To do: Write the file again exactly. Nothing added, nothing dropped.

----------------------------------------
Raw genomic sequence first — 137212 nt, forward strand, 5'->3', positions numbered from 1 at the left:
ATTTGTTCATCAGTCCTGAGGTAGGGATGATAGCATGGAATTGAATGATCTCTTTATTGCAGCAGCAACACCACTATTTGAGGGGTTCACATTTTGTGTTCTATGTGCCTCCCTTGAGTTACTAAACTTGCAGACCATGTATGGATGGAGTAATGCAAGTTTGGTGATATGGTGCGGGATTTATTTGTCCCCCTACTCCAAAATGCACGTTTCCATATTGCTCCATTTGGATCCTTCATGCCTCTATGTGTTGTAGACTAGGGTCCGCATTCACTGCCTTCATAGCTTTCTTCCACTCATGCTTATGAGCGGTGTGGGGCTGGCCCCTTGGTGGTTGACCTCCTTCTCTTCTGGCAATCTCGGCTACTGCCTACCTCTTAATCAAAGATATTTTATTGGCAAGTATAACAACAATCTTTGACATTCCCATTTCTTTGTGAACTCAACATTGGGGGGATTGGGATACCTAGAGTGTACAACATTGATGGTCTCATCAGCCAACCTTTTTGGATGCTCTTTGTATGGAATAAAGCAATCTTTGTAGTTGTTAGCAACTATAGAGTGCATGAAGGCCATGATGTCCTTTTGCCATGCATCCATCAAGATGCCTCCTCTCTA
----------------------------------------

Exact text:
Raw genomic sequence first — 137212 nt, forward strand, 5'->3', positions numbered from 1 at the left:
ATTTGTTCATCAGTCCTGAGGTAGGGATGATAGCATGGAATTGAATGATCTCTTTATTGCAGCAGCAACACCACTATTTGAGGGGTTCACATTTTGTGTTCTATGTGCCTCCCTTGAGTTACTAAACTTGCAGACCATGTATGGATGGAGTAATGCAAGTTTGGTGATATGGTGCGGGATTTATTTGTCCCCCTACTCCAAAATGCACGTTTCCATATTGCTCCATTTGGATCCTTCATGCCTCTATGTGTTGTAGACTAGGGTCCGCATTCACTGCCTTCATAGCTTTCTTCCACTCATGCTTATGAGCGGTGTGGGGCTGGCCCCTTGGTGGTTGACCTCCTTCTCTTCTGGCAATCTCGGCTACTGCCTACCTCTTAATCAAAGATATTTTATTGGCAAGTATAACAACAATCTTTGACATTCCCATTTCTTTGTGAACTCAACATTGGGGGGATTGGGATACCTAGAGTGTACAACATTGATGGTCTCATCAGCCAACCTTTTTGGATGCTCTTTGTATGGAATAAAGCAATCTTTGTAGTTGTTAGCAACTATAGAGTGCATGAAGGCCATGATGTCCTTTTGCCATGCATCCATCAAGATGCCTCCTCTCTA